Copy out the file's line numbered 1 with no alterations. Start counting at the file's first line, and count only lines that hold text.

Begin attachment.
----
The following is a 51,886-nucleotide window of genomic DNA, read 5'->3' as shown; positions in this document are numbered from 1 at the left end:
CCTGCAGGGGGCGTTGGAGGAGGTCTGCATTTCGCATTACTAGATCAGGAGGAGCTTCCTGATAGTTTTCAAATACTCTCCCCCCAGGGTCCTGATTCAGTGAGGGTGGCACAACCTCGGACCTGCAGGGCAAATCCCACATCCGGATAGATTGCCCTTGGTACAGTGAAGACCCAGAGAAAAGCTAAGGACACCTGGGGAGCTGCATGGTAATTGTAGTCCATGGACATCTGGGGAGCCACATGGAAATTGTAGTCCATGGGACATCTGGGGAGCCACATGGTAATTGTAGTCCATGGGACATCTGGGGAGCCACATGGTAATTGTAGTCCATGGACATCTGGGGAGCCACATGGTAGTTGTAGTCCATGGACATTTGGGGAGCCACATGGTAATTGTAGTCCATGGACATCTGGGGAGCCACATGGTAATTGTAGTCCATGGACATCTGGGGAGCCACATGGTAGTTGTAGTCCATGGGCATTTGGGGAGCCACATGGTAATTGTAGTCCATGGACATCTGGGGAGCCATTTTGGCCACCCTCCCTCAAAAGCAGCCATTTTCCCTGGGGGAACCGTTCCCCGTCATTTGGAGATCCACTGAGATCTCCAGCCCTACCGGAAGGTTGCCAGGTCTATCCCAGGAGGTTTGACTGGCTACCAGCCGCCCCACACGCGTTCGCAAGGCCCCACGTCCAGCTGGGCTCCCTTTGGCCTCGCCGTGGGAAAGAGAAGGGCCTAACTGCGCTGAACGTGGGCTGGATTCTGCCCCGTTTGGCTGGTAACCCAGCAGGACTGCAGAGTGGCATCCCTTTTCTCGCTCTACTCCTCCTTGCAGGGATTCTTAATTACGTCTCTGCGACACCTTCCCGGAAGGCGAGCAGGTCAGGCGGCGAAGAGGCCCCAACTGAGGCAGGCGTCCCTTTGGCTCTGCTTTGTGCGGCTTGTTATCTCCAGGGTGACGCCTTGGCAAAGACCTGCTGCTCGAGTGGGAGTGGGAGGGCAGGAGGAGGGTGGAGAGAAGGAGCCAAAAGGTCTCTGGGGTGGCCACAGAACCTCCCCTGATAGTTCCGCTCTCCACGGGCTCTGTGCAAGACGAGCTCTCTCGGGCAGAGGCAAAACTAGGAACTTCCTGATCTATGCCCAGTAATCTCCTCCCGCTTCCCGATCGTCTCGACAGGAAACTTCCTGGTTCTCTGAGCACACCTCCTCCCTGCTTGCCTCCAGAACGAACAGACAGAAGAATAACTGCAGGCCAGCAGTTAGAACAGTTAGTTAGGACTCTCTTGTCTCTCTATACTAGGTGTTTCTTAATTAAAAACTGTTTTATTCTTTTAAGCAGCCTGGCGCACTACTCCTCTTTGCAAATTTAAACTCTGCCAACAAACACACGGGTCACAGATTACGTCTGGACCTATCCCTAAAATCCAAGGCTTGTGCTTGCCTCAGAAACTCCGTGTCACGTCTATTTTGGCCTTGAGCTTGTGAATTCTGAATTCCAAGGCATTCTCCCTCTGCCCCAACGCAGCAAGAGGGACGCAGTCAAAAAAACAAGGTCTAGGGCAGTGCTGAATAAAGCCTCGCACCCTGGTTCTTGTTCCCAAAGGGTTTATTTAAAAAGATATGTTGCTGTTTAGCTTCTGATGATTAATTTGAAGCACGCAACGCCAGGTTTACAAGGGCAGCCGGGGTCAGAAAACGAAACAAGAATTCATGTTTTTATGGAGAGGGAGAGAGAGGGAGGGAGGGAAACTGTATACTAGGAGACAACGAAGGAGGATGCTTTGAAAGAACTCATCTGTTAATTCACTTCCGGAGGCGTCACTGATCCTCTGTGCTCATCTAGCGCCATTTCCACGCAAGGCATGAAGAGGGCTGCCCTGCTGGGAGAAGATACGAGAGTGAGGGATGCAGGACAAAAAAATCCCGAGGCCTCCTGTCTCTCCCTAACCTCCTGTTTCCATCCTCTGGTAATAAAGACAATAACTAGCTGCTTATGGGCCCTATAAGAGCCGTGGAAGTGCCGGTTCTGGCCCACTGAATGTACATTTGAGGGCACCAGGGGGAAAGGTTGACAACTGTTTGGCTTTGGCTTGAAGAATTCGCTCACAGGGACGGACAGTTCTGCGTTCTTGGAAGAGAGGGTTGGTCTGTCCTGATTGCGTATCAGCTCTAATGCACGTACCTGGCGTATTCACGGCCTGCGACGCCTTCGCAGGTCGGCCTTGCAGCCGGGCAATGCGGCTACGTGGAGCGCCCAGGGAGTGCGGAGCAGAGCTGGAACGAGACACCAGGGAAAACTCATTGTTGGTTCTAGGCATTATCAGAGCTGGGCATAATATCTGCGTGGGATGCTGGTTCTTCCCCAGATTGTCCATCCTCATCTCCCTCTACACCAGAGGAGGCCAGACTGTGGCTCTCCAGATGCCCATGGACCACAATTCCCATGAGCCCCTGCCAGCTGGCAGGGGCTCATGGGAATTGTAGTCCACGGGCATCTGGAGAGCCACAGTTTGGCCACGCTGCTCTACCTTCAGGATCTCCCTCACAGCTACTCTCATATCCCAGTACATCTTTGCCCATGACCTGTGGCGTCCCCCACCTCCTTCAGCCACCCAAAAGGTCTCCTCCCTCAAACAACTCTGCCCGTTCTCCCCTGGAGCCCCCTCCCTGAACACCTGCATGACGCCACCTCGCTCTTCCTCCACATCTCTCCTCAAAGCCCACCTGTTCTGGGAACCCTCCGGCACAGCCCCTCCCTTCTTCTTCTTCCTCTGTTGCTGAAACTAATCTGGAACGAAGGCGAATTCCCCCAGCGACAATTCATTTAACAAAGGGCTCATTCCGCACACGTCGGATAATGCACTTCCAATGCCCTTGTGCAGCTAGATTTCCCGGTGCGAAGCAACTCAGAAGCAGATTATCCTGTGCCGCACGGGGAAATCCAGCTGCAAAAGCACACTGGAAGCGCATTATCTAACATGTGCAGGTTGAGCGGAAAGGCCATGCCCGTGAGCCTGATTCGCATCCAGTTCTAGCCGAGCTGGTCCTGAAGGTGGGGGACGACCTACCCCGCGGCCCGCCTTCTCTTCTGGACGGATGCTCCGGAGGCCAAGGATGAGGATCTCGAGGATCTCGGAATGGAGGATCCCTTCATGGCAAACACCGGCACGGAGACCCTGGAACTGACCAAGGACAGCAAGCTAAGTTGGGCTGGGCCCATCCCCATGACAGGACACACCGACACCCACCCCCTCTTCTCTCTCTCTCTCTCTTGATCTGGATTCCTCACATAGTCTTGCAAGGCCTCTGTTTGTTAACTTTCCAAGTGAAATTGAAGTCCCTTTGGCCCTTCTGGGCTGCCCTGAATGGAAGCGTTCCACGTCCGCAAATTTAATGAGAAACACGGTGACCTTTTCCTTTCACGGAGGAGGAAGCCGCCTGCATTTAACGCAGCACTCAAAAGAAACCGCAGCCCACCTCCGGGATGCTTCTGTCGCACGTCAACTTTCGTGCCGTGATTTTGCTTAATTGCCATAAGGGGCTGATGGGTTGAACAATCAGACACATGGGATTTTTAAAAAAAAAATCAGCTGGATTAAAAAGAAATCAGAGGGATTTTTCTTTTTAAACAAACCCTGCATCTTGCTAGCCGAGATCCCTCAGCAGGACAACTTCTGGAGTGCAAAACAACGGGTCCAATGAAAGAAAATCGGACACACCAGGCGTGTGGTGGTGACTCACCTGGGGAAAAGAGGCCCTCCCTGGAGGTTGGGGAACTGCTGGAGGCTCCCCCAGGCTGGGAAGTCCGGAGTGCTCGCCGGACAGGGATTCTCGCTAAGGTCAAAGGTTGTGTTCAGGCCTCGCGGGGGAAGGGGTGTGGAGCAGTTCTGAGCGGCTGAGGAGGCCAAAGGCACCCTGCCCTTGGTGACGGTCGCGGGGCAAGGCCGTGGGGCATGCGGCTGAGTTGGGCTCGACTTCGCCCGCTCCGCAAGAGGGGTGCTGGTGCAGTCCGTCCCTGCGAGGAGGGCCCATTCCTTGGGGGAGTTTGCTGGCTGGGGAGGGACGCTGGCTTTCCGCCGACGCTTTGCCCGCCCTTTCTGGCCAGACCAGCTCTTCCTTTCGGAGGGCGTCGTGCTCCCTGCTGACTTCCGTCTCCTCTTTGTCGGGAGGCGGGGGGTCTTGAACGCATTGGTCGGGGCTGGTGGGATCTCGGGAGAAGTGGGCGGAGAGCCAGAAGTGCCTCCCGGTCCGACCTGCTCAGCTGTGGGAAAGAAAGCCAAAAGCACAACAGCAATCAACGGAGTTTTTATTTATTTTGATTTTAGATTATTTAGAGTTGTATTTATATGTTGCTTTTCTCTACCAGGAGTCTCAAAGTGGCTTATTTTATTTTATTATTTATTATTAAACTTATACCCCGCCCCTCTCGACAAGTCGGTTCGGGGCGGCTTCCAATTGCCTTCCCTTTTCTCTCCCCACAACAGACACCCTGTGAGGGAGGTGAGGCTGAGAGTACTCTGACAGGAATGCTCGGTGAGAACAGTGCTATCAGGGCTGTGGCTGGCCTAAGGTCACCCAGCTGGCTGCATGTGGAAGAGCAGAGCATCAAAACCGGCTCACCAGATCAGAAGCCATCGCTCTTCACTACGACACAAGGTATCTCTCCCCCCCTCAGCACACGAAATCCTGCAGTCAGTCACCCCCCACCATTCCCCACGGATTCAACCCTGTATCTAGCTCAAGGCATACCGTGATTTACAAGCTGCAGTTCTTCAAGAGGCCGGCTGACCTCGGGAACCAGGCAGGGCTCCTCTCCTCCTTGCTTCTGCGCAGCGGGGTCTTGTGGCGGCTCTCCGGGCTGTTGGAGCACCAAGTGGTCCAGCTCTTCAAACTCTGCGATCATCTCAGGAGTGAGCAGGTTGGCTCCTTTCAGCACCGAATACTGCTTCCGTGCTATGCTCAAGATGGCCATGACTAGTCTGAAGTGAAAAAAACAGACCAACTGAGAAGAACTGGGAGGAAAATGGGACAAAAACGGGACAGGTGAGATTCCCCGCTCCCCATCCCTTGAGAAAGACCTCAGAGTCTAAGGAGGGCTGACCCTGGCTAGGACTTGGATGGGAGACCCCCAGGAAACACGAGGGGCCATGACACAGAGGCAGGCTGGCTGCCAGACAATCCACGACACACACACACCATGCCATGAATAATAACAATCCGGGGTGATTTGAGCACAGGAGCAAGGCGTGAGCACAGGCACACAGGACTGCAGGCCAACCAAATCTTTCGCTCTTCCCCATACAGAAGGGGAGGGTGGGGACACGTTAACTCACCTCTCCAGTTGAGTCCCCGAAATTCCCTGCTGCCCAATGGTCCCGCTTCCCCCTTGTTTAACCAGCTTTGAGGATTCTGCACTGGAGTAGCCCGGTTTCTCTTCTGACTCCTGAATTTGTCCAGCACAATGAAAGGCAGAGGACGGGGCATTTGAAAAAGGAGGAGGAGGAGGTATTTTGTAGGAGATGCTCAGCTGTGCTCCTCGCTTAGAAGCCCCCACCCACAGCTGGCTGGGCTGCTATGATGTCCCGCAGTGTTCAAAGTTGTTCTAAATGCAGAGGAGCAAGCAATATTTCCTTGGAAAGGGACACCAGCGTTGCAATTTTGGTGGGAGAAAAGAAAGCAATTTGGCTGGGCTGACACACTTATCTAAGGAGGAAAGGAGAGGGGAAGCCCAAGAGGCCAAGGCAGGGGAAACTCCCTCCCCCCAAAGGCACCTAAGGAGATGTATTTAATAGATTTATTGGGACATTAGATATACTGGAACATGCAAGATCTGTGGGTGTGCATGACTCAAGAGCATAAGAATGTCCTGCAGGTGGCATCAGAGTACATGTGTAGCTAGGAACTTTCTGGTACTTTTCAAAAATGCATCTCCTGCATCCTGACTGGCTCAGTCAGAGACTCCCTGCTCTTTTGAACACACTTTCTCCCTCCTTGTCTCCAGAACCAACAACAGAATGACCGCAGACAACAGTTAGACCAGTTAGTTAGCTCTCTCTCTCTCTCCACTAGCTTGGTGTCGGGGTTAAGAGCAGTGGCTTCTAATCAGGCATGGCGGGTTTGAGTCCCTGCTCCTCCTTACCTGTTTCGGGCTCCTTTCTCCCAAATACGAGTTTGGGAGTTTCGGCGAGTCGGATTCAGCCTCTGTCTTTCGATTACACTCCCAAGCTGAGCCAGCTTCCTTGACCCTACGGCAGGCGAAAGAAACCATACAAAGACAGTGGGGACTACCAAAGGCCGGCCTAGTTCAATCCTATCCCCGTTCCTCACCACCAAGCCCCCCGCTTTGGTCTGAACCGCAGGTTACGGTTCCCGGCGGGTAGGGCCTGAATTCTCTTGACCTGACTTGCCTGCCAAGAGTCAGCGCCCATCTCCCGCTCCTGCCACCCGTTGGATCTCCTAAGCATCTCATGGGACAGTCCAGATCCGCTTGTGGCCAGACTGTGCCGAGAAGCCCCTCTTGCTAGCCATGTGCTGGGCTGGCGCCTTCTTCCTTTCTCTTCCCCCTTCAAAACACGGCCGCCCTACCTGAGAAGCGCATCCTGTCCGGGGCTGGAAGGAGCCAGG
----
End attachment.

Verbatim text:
The following is a 51,886-nucleotide window of genomic DNA, read 5'->3' as shown; positions in this document are numbered from 1 at the left end: